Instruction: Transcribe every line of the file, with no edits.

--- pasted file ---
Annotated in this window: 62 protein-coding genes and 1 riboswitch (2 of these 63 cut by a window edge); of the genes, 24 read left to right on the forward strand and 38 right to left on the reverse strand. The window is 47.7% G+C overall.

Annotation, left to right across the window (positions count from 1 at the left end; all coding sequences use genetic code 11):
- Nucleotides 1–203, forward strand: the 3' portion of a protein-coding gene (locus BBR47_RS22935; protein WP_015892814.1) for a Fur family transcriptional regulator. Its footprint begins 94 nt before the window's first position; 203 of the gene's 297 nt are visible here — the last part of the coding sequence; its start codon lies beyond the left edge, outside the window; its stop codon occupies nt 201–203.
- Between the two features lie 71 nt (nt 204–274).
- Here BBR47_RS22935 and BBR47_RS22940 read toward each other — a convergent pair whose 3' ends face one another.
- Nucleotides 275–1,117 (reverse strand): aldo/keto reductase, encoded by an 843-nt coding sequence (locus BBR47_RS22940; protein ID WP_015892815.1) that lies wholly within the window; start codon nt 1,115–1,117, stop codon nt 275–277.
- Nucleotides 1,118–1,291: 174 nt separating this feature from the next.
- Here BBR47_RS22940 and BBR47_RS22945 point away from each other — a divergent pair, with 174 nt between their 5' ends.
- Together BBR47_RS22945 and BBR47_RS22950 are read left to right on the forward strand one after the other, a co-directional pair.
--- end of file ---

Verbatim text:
Annotated in this window: 62 protein-coding genes and 1 riboswitch (2 of these 63 cut by a window edge); of the genes, 24 read left to right on the forward strand and 38 right to left on the reverse strand. The window is 47.7% G+C overall.

Annotation, left to right across the window (positions count from 1 at the left end; all coding sequences use genetic code 11):
- Nucleotides 1–203, forward strand: the 3' portion of a protein-coding gene (locus BBR47_RS22935; protein WP_015892814.1) for a Fur family transcriptional regulator. Its footprint begins 94 nt before the window's first position; 203 of the gene's 297 nt are visible here — the last part of the coding sequence; its start codon lies beyond the left edge, outside the window; its stop codon occupies nt 201–203.
- Between the two features lie 71 nt (nt 204–274).
- Here BBR47_RS22935 and BBR47_RS22940 read toward each other — a convergent pair whose 3' ends face one another.
- Nucleotides 275–1,117 (reverse strand): aldo/keto reductase, encoded by an 843-nt coding sequence (locus BBR47_RS22940; protein ID WP_015892815.1) that lies wholly within the window; start codon nt 1,115–1,117, stop codon nt 275–277.
- Nucleotides 1,118–1,291: 174 nt separating this feature from the next.
- Here BBR47_RS22940 and BBR47_RS22945 point away from each other — a divergent pair, with 174 nt between their 5' ends.
- Together BBR47_RS22945 and BBR47_RS22950 are read left to right on the forward strand one after the other, a co-directional pair.